The track job was short and the bull was laying dead just 20 yards from where we had watched him go into the timber. It was at this point that the reality of elk hunting in grizzly country sank in. We made quick work of processing the elk, and celebrated the first success of the season with a lunch of elk tenderloins cooked on a flat rock as the first rain storm of the season rolled in. We packed the bull out of the canyon and up to the truck, then headed back to camp.
The next day, I was in the shooter position, and the wind was terrible. We set up on three different bulls, and all three of them were inside 30 yards. I was at full draw three times and only needed the bulls to take 1 or 2 more steps to be in an open shooting lane, but all three of them were saved by errant gusts of wind. That evening, we couldn’t find any bugles until right before dark. A bull was moving down an adjacent ridge, and was on a mission to get to the open meadows at the bottom of the canyon before daylight vanished. Dirk and Donnie stayed back to call, and I slipped ahead, hoping to catch up to the bull. He was moving quickly, but when I got within 100 yards of him, I screamed a challenge in response to his bugle. He had no idea he was being followed so closely, but rather than turning to chase off the challenger, he moved up the other side of the draw and made a stand where he could see any attempted approach.
I stopped at the bottom of the draw in some thick willows, and threw every aggressive tactic I could think of at him. He was fired up, but showing no signs of coming back down the open hillside he had just climbed. I knew daylight was rapidly diminishing, so I ramped up the aggression in one last attempt to break him loose. It worked, and the bull started angling down the open hillside, then turned and started sidehilling away from me about 100 yards away. I ducked down and scrambled through the willows, angling toward the bull, until I came to a large opening in the brush. I quickly ranged a tree on the hillside above me, just as the bull walked into the opening. He walked straight to the tree I had just ranged, stood there broadside, and started raking. I drew, settled the pin, and shot. The bull ran 20 yards and piled up with an arrow through his heart. After another tense night of quartering an elk – and then packing the elk – in the dark, we finally made it back to the truck with the meat around 2 a.m..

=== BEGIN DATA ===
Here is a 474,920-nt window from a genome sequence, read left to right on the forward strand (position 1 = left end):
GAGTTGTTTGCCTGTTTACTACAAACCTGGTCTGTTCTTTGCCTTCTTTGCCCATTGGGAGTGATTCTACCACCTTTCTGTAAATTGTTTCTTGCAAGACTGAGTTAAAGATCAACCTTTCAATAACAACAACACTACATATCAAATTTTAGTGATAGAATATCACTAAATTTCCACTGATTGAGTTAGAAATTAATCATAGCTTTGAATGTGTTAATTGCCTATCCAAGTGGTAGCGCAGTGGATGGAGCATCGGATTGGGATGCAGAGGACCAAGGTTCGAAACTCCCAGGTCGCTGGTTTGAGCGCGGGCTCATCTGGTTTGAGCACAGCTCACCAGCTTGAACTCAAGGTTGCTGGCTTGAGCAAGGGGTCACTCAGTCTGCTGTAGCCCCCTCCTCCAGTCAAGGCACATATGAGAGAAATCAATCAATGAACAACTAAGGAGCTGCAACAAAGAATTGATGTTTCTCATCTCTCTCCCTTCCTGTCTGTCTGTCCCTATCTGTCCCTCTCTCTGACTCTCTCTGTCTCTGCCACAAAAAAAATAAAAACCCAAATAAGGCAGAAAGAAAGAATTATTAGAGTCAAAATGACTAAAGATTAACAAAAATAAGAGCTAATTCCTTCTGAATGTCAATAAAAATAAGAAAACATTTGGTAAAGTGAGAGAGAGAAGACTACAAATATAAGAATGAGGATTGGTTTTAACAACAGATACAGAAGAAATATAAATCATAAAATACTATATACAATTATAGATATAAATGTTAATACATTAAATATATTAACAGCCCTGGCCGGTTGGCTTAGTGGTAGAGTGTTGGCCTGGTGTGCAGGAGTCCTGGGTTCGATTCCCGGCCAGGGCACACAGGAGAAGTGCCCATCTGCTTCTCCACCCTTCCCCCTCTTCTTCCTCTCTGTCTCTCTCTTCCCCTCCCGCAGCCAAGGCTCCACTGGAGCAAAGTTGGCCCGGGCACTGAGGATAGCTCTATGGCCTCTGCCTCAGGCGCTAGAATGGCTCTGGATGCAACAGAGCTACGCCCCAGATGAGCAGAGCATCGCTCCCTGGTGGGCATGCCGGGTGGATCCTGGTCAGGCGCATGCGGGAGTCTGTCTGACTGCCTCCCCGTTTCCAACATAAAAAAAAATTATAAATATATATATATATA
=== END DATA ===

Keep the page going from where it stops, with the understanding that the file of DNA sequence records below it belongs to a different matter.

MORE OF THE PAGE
The next morning, we slept in an extra hour, and decided to chase a bull we had heard bugle close to camp. We spent all day on the mountain above camp, but came up empty handed. There was still an hour or so of daylight left, so we decided to drive over to where Donnie had shot his bull and see if the herd bull was back in that canyon. We found a large herd, but unfortunately, they weren’t elk. On the hillside where Donnie had shot his bull, there were 5 – yes, 5 – mature grizzly bears. The largest one was a monster of a bear, and he was making certain none of the other bears were getting close to the carcass. I can’t explain the raw power of these animals, but we were able to watch the largest two bears square off and sink teeth and claws into each other, and the roar they let out from across the canyon was absolutely amazing. Knowing that there were five grizzly bears in the same canyon we had been elk hunting in made the decision to cross that area off our list rather easy.
On our second-to-last morning, we headed up the drainage where I had shot my elk, leaving a solid 2-3 miles between us and my elk’s carcass. We got a response to a location bugle shortly after daylight, and quickly scrambled down the ridge to get the wind in our favor. Less than 90 seconds later, Dirk was at full draw, lining up his sights as the bull emerged from the thick wall of fir trees. The bull made it 60 yards and was done.
We spent the next day scouting more areas, and then loaded up camp and headed home. We had hiked 68 miles in 7 days in some pretty rugged country that ranged from 8500 feet to 10,800 feet in elevation. We experienced everything from warm, sunny weather to freezing temps and windy snow. The scenery was breathtaking. Once again, another week of elk hunting memories had been etched into our memories. All of our apprehensions had dissolved, and we made it out of there without any bear encounters, and with all three tags filled. We had solidified our motto for the hunt: Bugle. Shoot. Pack. Repeat! It was an amazing hunt, and I knew things were only going to get better as the season progressed!